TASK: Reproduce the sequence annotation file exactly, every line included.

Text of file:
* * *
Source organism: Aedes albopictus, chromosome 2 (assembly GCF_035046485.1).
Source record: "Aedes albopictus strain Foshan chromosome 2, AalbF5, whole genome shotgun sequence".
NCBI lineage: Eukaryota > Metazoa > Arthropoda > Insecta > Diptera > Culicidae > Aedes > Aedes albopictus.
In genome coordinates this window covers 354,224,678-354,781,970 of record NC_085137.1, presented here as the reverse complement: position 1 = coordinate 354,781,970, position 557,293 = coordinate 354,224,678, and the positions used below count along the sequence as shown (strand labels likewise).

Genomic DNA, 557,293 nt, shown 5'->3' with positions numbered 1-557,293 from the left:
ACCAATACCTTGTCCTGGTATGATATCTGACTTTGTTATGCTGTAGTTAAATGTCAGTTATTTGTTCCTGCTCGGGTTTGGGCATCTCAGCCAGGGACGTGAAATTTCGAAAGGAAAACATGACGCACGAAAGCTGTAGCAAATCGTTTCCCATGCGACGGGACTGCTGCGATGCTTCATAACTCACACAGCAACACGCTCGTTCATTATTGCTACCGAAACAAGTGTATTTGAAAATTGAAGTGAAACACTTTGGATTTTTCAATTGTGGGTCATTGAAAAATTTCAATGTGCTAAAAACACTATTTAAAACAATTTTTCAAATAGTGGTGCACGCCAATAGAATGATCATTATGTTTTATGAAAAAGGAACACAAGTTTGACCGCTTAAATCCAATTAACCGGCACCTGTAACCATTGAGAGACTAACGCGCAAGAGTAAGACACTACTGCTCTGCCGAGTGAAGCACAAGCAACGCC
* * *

Source organism: Aedes albopictus, chromosome 2 (assembly GCF_035046485.1).
Source record: "Aedes albopictus strain Foshan chromosome 2, AalbF5, whole genome shotgun sequence".
NCBI lineage: Eukaryota > Metazoa > Arthropoda > Insecta > Diptera > Culicidae > Aedes > Aedes albopictus.
In genome coordinates this window covers 354,224,678-354,781,970 of record NC_085137.1, presented here as the reverse complement: position 1 = coordinate 354,781,970, position 557,293 = coordinate 354,224,678, and the positions used below count along the sequence as shown (strand labels likewise).

Genomic DNA, 557,293 nt, shown 5'->3' with positions numbered 1-557,293 from the left:
ACCAATACCTTGTCCTGGTATGATATCTGACTTTGTTATGCTGTAGTTAAATGTCAGTTATTTGTTCCTGCTCGGGTTTGGGCATCTCAGCCAGGGACGTGAAATTTCGAAAGGAAAACATGACGCACGAAAGCTGTAGCAAATCGTTTCCCATGCGACGGGACTGCTGCGATGCTTCATAACTCACACAGCAACACGCTCGTTCATTATTGCTACCGAAACAAGTGTATTTGAAAATTGAAGTGAAACACTTTGGATTTTTCAATTGTGGGTCATTGAAAAATTTCAATGTGCTAAAAACACTATTTAAAACAATTTTTCAAATAGTGGTGCACGCCAATAGAATGATCATTATGTTTTATGAAAAAGGAACACAAGTTTGACCGCTTAAATCCAATTAACCGGCACCTGTAACCATTGAGAGACTAACGCGCAAGAGTAAGACACTACTGCTCTGCCGAGTGAAGCACAAGCAACGCC